Re: suid script
| From: dpk <firstname.lastname@example.org>
| On Thu, 3 Dec 1998, Pere Camps wrote:
| I want my users to be able to execute this script:
| /sbin/kbdrate -r 30 -d 250
| /etc/init.d/gpm stop
| /etc/init.d/gpm start
| A better/more secure way is to install the package 'sudo'. Then you
| can add the command to the /etc/sudoers file:
| #= Give 'username' permission to execute 'mycommand' as root
| username ALL=/path/to/mycommand
| Hope this helps!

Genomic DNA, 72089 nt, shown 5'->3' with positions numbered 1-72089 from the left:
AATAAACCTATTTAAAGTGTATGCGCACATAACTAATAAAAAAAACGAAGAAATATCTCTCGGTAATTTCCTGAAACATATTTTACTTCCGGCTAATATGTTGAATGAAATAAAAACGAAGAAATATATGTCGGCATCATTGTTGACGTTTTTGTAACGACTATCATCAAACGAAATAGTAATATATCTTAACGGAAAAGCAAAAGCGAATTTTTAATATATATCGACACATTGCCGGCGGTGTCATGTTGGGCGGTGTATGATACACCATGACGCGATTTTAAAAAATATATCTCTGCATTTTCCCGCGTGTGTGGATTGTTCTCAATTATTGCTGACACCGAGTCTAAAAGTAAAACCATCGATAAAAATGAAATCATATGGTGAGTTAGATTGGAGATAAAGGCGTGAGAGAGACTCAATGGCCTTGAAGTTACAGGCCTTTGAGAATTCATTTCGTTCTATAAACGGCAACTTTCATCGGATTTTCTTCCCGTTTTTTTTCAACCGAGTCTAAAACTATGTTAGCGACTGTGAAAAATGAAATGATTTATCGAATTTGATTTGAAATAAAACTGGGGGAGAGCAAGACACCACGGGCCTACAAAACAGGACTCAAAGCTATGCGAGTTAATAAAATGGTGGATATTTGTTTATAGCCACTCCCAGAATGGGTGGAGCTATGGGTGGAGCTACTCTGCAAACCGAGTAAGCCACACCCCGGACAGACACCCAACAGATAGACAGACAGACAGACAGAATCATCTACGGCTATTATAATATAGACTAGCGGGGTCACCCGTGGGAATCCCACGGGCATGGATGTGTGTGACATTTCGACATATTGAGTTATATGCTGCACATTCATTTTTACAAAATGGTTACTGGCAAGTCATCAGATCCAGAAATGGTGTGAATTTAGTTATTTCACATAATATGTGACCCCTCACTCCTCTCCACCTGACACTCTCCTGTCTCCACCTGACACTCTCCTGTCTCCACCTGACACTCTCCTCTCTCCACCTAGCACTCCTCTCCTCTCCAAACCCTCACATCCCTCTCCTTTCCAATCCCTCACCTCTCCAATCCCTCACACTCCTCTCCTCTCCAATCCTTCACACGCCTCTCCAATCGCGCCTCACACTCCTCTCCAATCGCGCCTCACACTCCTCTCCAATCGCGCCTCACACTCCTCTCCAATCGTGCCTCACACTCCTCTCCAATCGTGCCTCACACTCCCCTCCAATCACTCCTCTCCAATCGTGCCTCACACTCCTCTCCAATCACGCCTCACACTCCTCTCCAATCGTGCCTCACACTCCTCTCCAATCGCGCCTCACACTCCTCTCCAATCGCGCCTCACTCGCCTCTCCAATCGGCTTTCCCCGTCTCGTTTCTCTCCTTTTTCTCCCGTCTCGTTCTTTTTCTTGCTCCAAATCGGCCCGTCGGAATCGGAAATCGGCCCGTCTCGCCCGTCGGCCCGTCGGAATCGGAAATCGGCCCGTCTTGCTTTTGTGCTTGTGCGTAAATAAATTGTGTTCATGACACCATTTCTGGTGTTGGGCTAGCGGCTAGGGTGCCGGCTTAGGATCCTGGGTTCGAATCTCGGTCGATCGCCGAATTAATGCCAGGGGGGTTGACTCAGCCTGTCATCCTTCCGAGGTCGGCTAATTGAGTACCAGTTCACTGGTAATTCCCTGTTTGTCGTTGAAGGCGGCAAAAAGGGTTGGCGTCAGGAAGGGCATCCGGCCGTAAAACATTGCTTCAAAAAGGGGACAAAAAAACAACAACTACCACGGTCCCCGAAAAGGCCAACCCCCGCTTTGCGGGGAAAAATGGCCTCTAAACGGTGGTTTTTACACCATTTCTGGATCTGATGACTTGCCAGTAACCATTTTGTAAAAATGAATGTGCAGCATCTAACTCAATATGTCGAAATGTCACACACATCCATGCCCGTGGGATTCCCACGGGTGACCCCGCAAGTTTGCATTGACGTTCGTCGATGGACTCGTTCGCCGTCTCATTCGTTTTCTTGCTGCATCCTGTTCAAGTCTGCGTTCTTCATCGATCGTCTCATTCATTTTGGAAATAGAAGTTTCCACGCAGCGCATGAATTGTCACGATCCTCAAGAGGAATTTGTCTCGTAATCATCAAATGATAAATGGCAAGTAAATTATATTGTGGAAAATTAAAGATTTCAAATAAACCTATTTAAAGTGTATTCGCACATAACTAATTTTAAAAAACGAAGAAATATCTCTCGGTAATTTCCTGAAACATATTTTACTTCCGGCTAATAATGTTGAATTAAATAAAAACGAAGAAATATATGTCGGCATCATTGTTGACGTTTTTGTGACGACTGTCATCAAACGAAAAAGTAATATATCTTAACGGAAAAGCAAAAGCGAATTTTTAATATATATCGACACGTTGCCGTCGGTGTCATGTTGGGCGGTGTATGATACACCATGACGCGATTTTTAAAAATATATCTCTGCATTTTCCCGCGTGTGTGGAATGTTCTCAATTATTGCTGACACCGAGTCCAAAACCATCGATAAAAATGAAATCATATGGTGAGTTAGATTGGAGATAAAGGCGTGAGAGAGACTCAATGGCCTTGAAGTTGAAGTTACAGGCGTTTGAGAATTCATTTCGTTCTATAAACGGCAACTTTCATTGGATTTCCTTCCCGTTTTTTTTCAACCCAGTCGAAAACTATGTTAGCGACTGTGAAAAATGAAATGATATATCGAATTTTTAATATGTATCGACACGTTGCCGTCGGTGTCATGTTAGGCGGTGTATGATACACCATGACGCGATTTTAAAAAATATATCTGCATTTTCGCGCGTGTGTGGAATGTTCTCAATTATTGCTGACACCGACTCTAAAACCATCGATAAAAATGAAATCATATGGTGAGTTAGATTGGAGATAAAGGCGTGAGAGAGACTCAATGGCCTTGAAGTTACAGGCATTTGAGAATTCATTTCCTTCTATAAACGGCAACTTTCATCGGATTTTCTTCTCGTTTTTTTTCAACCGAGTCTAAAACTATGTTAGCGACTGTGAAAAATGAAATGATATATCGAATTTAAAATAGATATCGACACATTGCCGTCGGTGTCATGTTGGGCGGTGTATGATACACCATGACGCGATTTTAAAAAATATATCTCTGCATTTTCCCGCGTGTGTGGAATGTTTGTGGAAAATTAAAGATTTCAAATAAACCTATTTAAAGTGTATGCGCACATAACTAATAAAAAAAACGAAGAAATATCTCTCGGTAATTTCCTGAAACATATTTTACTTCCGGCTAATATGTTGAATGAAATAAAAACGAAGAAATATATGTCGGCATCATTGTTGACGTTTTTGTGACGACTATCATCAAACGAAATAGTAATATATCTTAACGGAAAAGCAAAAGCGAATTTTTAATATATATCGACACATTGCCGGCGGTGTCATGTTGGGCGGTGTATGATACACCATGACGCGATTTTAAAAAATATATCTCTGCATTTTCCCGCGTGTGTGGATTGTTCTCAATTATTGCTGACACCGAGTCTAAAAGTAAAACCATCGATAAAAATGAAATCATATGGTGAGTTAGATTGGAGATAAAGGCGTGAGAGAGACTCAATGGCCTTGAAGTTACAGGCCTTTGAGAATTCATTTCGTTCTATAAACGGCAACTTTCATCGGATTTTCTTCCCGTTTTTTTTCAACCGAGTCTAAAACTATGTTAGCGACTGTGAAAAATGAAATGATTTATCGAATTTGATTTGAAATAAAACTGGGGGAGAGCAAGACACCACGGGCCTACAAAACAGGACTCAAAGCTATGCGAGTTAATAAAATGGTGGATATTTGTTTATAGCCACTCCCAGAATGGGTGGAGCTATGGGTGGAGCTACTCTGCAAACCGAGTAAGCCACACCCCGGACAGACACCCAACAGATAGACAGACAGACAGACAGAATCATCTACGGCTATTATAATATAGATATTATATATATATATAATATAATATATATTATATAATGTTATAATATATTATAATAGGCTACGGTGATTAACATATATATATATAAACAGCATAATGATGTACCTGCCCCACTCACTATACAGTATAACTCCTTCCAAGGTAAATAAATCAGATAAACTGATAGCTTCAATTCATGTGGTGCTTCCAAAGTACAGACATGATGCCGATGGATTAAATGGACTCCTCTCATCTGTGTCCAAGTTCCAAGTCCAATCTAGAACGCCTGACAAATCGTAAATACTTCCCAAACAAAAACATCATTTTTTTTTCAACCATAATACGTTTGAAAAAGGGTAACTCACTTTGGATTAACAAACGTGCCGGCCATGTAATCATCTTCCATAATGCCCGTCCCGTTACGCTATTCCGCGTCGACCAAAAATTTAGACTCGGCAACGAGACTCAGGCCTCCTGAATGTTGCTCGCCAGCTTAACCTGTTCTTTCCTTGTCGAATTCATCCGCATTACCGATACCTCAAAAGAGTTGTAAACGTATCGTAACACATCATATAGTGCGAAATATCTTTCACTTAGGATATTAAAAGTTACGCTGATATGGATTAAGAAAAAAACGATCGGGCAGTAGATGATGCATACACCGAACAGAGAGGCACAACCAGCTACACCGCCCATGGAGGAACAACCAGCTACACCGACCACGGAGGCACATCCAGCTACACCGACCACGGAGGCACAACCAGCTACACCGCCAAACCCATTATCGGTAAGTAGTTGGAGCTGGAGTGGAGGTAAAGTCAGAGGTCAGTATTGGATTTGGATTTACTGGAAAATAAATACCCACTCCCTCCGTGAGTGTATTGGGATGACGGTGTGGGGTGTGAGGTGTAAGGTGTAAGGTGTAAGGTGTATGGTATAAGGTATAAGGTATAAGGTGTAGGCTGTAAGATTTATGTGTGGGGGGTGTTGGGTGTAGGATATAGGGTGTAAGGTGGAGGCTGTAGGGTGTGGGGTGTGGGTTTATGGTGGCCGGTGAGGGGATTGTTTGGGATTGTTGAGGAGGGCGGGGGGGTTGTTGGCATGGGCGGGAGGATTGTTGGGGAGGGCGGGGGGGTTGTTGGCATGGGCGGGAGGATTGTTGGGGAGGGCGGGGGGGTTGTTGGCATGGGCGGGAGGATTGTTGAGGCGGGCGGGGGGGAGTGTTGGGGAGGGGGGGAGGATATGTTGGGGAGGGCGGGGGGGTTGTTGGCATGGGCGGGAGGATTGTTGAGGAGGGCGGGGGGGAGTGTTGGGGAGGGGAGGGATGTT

that's two suggestions on how to get around the issue using
sudo. if you want to give your users access to these two
specific commands -- kbdrate and gpm -- you might have luck
setting those two executables to be SUID-root.
there are some complications -- gpm in context is itself a
shell script which checks for rootness. even with that
defeated, i don't know how well start-stop-daemon responds
to nonroot users. it might work better to invoke the real
gpm directly, after giving it suid, first with -k and then
with the arguments you like.
your darling users would simply run the user level shell
script and hopefully never be the wiser.
or... you could bind the script to a specific sequence of
mouse buttons, assuming your users are likely to be messing
with gpm and keyboard stuff from the console.
duncan. ( hi joe )